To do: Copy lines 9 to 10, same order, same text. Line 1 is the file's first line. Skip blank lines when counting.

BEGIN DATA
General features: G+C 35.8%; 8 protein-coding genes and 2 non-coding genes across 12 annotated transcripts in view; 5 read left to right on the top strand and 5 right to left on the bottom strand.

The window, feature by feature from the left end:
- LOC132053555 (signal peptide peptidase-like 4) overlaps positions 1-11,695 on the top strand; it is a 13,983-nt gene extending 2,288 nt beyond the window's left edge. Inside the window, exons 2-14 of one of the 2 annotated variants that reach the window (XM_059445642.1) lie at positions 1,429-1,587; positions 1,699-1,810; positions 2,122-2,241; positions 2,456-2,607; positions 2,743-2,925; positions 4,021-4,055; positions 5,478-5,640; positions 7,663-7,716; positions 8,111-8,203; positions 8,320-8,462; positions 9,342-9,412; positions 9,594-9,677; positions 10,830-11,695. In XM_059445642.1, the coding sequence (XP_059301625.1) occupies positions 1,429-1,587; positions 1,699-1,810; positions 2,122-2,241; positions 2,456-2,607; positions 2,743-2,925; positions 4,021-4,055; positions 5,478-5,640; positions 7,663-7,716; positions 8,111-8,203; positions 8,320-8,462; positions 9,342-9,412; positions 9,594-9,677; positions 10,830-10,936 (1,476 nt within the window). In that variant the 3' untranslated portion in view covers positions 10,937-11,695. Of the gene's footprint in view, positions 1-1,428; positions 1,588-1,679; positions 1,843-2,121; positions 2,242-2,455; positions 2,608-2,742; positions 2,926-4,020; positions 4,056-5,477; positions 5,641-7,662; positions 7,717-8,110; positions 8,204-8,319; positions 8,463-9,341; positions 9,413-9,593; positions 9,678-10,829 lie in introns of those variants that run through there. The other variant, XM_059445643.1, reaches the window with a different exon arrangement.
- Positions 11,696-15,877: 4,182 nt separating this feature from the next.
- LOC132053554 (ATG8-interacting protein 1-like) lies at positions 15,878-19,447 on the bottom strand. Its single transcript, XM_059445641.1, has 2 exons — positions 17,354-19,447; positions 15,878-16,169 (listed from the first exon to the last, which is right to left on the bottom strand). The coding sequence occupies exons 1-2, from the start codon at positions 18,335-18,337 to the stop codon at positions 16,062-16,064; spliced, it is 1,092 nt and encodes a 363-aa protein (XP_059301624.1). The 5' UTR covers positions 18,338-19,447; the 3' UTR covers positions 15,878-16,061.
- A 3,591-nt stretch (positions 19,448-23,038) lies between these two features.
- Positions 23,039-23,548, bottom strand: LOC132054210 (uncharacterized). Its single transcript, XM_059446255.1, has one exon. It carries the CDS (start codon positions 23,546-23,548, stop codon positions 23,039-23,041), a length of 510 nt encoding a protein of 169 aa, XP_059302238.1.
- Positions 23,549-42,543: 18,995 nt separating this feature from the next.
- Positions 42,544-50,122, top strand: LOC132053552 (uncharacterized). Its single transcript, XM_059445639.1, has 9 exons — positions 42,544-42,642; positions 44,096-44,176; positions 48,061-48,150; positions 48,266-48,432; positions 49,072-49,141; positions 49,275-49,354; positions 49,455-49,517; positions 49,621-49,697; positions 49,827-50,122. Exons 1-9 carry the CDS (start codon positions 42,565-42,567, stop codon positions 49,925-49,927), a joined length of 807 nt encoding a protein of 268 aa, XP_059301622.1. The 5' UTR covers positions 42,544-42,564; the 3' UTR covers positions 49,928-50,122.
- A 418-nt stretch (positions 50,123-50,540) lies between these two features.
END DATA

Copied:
- Positions 42,544-50,122, top strand: LOC132053552 (uncharacterized). Its single transcript, XM_059445639.1, has 9 exons — positions 42,544-42,642; positions 44,096-44,176; positions 48,061-48,150; positions 48,266-48,432; positions 49,072-49,141; positions 49,275-49,354; positions 49,455-49,517; positions 49,621-49,697; positions 49,827-50,122. Exons 1-9 carry the CDS (start codon positions 42,565-42,567, stop codon positions 49,925-49,927), a joined length of 807 nt encoding a protein of 268 aa, XP_059301622.1. The 5' UTR covers positions 42,544-42,564; the 3' UTR covers positions 49,928-50,122.
- A 418-nt stretch (positions 50,123-50,540) lies between these two features.